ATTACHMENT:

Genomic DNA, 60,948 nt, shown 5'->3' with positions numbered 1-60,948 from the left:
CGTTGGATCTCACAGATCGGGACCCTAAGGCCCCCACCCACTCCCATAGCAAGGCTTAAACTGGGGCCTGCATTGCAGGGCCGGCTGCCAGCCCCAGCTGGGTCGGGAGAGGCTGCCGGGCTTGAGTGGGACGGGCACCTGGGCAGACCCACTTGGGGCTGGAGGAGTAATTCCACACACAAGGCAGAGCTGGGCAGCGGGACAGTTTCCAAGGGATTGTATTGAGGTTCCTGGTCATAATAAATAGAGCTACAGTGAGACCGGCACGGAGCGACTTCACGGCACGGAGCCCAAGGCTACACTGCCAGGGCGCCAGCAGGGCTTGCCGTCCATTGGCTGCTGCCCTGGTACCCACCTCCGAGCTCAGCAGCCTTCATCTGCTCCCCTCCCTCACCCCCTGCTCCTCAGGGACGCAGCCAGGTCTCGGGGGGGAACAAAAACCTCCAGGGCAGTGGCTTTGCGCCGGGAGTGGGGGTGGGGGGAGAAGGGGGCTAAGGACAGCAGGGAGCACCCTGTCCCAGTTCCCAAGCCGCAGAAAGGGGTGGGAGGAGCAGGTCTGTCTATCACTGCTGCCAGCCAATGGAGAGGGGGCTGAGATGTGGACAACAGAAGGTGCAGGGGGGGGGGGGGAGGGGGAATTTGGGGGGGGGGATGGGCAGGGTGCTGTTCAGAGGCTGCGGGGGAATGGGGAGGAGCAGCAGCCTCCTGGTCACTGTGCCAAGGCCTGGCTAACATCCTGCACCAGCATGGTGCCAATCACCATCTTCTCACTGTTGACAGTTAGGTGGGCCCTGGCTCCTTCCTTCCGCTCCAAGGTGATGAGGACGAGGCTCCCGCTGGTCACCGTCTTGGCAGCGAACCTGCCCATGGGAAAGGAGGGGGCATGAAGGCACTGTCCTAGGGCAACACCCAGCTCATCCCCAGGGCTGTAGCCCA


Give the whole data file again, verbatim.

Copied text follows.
Genomic DNA, 60,948 nt, shown 5'->3' with positions numbered 1-60,948 from the left:
CGTTGGATCTCACAGATCGGGACCCTAAGGCCCCCACCCACTCCCATAGCAAGGCTTAAACTGGGGCCTGCATTGCAGGGCCGGCTGCCAGCCCCAGCTGGGTCGGGAGAGGCTGCCGGGCTTGAGTGGGACGGGCACCTGGGCAGACCCACTTGGGGCTGGAGGAGTAATTCCACACACAAGGCAGAGCTGGGCAGCGGGACAGTTTCCAAGGGATTGTATTGAGGTTCCTGGTCATAATAAATAGAGCTACAGTGAGACCGGCACGGAGCGACTTCACGGCACGGAGCCCAAGGCTACACTGCCAGGGCGCCAGCAGGGCTTGCCGTCCATTGGCTGCTGCCCTGGTACCCACCTCCGAGCTCAGCAGCCTTCATCTGCTCCCCTCCCTCACCCCCTGCTCCTCAGGGACGCAGCCAGGTCTCGGGGGGGAACAAAAACCTCCAGGGCAGTGGCTTTGCGCCGGGAGTGGGGGTGGGGGGAGAAGGGGGCTAAGGACAGCAGGGAGCACCCTGTCCCAGTTCCCAAGCCGCAGAAAGGGGTGGGAGGAGCAGGTCTGTCTATCACTGCTGCCAGCCAATGGAGAGGGGGCTGAGATGTGGACAACAGAAGGTGCAGGGGGGGGGGGGGAGGGGGAATTTGGGGGGGGGGATGGGCAGGGTGCTGTTCAGAGGCTGCGGGGGAATGGGGAGGAGCAGCAGCCTCCTGGTCACTGTGCCAAGGCCTGGCTAACATCCTGCACCAGCATGGTGCCAATCACCATCTTCTCACTGTTGACAGTTAGGTGGGCCCTGGCTCCTTCCTTCCGCTCCAAGGTGATGAGGACGAGGCTCCCGCTGGTCACCGTCTTGGCAGCGAACCTGCCCATGGGAAAGGAGGGGGCATGAAGGCACTGTCCTAGGGCAACACCCAGCTCATCCCCAGGGCTGTAGCCCA